‘West Club’ to open in UB Stadium

Athletics aims to upgrade football experience with premium seating, other amenities


In 2013, UB Athletics unveiled plans for the East Club, a 1,600-seat amenity in UB Stadium that would offer fans a comfortable, luxurious setting to watch games – but that won’t be exactly what fans get this coming football season.

The athletic department will have a newly renovated premium seating area for the 2015 football season – but with 1,200 fewer seats and on the opposite side of the stadium.

UB Athletics recently announced the West Club, which is planned to open in August in time for the start of the Bulls’ season. The 400-seat section on the west side of the stadium will include an enclosed club private concourse, outside club seating, food and beverage service, private elevator access, premium parking and personalized seating.

/ Courtesy of UB Athletics |

An artist's rendering of the outdoor seating area of UB Stadium's new premium seating area, that was named the Edmond J. Gicewicz Club on Wednesday. 

In order to become a season ticket holder in the West Club, fans must make a $1,000 minimum donation to the Blue and White Fund. The project will cost about $700,000 to $900,000, according to Associate Athletic Director of Development Eric Gross. Gross said the renovations will start soon and will be made to the current suites on the west side, which straddles the 20-yard line on the 200 level of UB Stadium.

“This is a major upgrade for our football venue, competition venue and ultimately the fan experience,” Gross said. “We see the Jim Kelly Club at Ralph Wilson Stadium – luxury … Being able to purchase food and beverages in a private, climate controlled concourse. We wanted to bring that at a smaller scale to UB Stadium.”

Gross said UB Athletics still plans to eventually build the larger East Club. The East Club was originally set to hold 1,600 people in a brand new amenity on the east side, but UB Athletics received just over 300 potential donors for the project. Falling short of its goal, Athletics decided to create the West Club, creating a new complex based on demand.

“The East Club is a bold vision for our future, a vision that we would like to see become a reality as we gain increase in season ticket sales,” Gross said. “The West Club is not a downgrade, despite the number change. We’re going to be building something great and for the demand we outsourced.”

UB Athletics decided to go with a West Club over an East Club for the 2015 season because the structure was already in place. The current suites on the west side of the stadium will be renovated and the walls of the existing suites will be knocked down to add new accommodations such as larger, premium seating and televisions to watch the game.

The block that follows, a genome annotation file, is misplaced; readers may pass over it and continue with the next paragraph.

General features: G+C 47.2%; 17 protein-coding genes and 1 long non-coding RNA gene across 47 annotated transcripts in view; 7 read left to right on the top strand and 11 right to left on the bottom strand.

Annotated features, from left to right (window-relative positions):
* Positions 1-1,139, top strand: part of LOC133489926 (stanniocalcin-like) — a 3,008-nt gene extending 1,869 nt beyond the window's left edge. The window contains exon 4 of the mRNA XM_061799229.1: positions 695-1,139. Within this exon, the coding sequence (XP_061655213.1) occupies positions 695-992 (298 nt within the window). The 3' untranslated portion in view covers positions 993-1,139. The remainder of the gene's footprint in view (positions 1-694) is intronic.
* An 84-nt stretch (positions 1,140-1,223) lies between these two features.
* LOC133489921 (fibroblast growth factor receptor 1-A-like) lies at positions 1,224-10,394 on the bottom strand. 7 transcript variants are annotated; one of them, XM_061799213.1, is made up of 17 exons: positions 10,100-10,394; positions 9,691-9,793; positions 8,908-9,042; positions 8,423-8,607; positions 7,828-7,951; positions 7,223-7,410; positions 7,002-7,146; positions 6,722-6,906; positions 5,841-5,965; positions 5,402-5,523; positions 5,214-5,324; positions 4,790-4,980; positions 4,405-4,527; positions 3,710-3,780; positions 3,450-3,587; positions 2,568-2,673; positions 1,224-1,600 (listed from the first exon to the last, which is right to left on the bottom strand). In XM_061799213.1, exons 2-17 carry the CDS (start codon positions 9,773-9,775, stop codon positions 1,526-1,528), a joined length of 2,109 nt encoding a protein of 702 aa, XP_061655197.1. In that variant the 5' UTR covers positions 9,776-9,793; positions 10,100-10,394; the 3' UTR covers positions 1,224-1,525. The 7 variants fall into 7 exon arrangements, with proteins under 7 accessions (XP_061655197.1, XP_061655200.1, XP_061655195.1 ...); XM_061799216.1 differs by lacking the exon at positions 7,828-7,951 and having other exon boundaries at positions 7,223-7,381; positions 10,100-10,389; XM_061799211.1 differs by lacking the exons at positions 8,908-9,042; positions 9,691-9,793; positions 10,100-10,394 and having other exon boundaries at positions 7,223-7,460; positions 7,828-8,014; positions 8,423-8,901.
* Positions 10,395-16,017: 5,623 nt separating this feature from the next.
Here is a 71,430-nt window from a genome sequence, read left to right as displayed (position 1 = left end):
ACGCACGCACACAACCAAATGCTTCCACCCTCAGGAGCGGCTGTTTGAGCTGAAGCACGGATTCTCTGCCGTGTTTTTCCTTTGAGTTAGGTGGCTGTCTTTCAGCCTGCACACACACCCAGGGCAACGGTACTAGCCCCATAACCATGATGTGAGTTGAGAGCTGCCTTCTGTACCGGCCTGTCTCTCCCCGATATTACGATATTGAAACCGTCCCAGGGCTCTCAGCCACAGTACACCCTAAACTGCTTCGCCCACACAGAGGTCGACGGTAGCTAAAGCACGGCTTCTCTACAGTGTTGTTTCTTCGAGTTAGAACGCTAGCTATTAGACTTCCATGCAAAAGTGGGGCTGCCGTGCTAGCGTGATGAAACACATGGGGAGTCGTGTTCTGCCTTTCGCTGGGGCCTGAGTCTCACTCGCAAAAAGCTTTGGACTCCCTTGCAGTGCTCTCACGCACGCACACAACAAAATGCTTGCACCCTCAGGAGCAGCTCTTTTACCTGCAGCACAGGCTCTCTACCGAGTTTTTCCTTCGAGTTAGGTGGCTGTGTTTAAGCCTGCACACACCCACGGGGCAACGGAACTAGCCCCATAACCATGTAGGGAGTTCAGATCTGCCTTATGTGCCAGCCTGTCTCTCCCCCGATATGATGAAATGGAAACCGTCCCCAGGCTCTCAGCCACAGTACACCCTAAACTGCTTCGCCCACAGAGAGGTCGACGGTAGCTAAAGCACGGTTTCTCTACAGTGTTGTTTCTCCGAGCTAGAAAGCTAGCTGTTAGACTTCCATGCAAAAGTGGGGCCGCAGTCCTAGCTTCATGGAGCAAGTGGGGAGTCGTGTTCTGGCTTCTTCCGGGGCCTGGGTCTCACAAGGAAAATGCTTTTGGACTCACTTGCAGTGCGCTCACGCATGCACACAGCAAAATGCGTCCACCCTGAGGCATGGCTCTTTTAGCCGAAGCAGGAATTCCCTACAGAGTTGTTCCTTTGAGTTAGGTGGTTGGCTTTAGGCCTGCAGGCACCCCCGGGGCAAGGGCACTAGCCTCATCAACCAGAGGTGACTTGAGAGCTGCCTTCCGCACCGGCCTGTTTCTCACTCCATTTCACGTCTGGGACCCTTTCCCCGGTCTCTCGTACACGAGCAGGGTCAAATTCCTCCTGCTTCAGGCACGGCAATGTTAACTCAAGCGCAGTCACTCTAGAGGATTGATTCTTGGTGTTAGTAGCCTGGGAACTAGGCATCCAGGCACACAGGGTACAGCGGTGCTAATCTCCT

Gross said the money for the project came solely from donations.

“We came out with the East Club and asked people to commit,” Gross said. “We didn’t ask for money up front, but rather, asked for a pledge, saying, ‘Would you commit if we build this amenity?’ That was instrumental in the design of the West Club.”

The West Club will feature loge seating, both indoor and outdoor. The indoor seating will cost $1,325 per seat – $125 for the season ticket and $1,200 for the donation. The Club seating, which is outdoors, is $1,125 per seat – $125 for season tickets and $1,000 for the donation.

UB Athletics expects the West Club to offer fans and students another way to experience UB Athletics, but is also expected to help the program in return.

Gross said the revenue would help Buffalo build a new indoor athletic facility.

“It’s a venue for fans, but it’s also a new source for revenue,” Gross said. “What’s significant is that we’ve been lacking this resource for a long time … We’re going to take the money we receive from donors and place them towards a field house. That’s important for the success of the West Club.”

Schools throughout the Mid-American Conference have used premium club seating to offer a better game experience and used the money in order to help facilities. Buffalo is currently the only program is the MAC without a field house or currently constructing one.

Ohio University implemented the Ohio Bobcat Club, where donors can donate up to $10,000 to receive tickets and premium seating to football and basketball games. Miami Ohio offers the Red and White Club, in which donors can donate up to $10,000 to receive premium seating and valet parking and multiple awards including a trip to an away game and a tour from Athletic Director David Sayler.

Both schools used their added revenue from the clubs to help their respective programs. In 2014, Ohio built the Walter Fieldhouse, a 93,750-square foot multi-purpose building used for football, track and field, golf and baseball. The $12.5 million facility was built in response to a surplus of revenue accumulated by respective clubs among other donations. In the same year, Miami Ohio spent $20 million on renovations to its current buildings for their hockey and baseball programs and broke ground on an indoor training facility near Yager Stadium.

While the field house project is currently “to be determined” in terms of location and beginning of construction, Athletics officials would like to build it in the near future. The field house would offer an indoor training facility for sports such as football, track, softball, baseball and soccer. The Bulls currently travel to the Buffalo Bills’ field house, the ADPRO Sports Complex, in Orchard Park, New York.

Athletics officials say the West Club will be completed for the 2015-16 season. The Bulls’ first home game is against Albany on Sept. 5.

Quentin Haynes is the sports editor and can be reached at sports@ubspectrum.com